Messina has established himself as a spirited character actor over the past few years. Before this pivot, he was most widely known for playing love interests on television. (By a select few, he was known for his small role in You’ve Got Mail as a ripped Fox Books employee.) A common thread in Messina’s notable characters—save for his little role in You’ve Got Mail—is a little snark. In The Mindy Project, Messina played Dr. Danny Castellano, a gynecologist/short Italian king who was mysterious, devoutly Catholic, and a little too close to his mother. He was mean, but he also had a big heart. In the 2018 HBO miniseries Sharp Objects, his majesty played Richard Willis, a charming but slightly smug detective who travels from Kansas City to the small town of Wind Gap to investigate the murder of two young girls. The character was a departure from Danny Castellano, but still had enough of that signature Messina edge to inspire at least one fancam set to an indie girl cover of Beyoncé’s “Crazy in Love.” The shift toward more idiosyncratic roles started with 2020’s Birds of Prey, in which Messina played the truly chaotic henchman and possible boyfriend of Ewan McGregor’s Roman Sionis. Messina barely says a word in the role, but his presence is omnipotent. He has a grin that leaves you wondering whether you should laugh or run for your life (maybe both?), and a bleach job that set the internet afire.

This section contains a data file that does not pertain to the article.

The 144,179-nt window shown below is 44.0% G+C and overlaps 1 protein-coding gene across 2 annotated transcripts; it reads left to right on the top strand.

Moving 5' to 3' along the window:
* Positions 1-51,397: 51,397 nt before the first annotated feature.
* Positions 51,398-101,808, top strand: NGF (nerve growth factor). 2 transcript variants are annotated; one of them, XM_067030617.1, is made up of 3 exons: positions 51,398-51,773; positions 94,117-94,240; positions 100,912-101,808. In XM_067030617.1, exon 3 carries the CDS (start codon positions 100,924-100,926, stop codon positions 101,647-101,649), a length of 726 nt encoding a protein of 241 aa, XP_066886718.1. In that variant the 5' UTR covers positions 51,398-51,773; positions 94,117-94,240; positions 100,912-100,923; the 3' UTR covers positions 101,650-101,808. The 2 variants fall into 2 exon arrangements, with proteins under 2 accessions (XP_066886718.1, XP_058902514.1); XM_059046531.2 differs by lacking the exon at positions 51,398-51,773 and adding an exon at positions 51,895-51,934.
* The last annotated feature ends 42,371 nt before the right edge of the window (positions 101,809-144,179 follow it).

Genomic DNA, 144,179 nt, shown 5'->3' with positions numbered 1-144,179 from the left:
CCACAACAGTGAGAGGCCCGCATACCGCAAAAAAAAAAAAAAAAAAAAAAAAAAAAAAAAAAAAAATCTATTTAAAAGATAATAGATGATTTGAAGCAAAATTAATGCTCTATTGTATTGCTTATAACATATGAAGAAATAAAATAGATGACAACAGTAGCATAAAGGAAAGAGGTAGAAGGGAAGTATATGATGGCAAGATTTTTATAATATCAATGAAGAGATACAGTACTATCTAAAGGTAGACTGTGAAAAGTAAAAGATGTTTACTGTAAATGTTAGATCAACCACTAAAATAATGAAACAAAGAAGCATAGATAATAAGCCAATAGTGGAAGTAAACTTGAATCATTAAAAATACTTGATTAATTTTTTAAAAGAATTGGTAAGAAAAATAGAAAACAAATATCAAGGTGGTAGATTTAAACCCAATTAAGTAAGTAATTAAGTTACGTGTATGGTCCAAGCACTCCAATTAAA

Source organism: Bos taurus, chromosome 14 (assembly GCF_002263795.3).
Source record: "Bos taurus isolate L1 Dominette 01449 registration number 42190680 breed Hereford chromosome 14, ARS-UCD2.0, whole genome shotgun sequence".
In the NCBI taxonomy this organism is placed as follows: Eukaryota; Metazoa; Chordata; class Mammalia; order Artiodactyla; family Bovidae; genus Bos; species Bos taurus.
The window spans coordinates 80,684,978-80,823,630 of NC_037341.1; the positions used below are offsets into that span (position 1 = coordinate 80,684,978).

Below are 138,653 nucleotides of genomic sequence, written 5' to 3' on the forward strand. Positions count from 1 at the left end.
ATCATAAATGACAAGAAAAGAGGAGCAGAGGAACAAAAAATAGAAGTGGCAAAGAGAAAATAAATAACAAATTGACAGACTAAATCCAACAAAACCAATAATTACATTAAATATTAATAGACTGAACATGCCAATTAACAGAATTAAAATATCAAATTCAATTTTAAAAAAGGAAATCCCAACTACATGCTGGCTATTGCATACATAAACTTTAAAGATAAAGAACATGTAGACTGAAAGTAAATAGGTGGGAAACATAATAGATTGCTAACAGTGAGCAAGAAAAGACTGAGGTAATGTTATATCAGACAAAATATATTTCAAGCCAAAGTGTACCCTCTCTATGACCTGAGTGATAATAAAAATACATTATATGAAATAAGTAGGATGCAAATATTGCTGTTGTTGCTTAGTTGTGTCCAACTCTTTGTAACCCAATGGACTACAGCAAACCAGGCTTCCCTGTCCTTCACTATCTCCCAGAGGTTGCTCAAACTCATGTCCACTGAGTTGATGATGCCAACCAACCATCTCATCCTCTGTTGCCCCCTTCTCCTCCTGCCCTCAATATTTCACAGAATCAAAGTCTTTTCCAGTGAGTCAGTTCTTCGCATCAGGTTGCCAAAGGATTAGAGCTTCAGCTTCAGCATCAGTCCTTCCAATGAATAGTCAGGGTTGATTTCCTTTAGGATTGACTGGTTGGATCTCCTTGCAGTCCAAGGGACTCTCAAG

Messina’s performance in Air, like its ’80s setting, is indulgent. He makes an art out of food acting, like Brad Pitt in Ocean’s Eleven. He waves a tiny sword around at his desk. But Messina’s greatest accomplishment is that his movie-stealing performance is 90 percent phone acting. Even though he’s “on the phone” with Damon for most of his scenes, he’s technically alone, unable to feed off his scene partner. “Phone acting sucks! It really sucks,” Messina, who watched Robert Duvall’s phone call scenes in Network for inspiration, told Vulture. And yet he kills it, in the process proving that he can be just as powerful and magnetic as Damon or Affleck.
Messina has only that one “I’ll eat your nuts” tantrum scene in Air. But that’s enough. After his big moment, he takes a step back, even as the threat of snapping hangs like smoke in the air. At any time, he could start screaming about eating somebody’s balls. In Falk’s final scene, Messina chews both figuratively and literally. After the overwhelming success of the Air Jordan, Falk sits at a restaurant alone eating a big salad (no one gets in the way of a short Italian king and his big salad). Messina does not speak. He simply consumes. It is the satisfaction of a man who has conquered his industry, who has no more “fucks” to deliver. And Messina gives everything to the performance. His body and face are finally relaxed—his anger is gone, and all he needed to let it go was a shoe that earned $126 million in one year. “Man eats salad” is the perfect ending to a perfect Profane Guy Performance, one that will hopefully define the future of Chris Messina’s career as a character actor.
Carrie Wittmer is a Brooklyn-based freelance writer with bylines in Vulture, Consequence of Sound, and Harper’s Bazaar. She tweets at @carriesnotscary.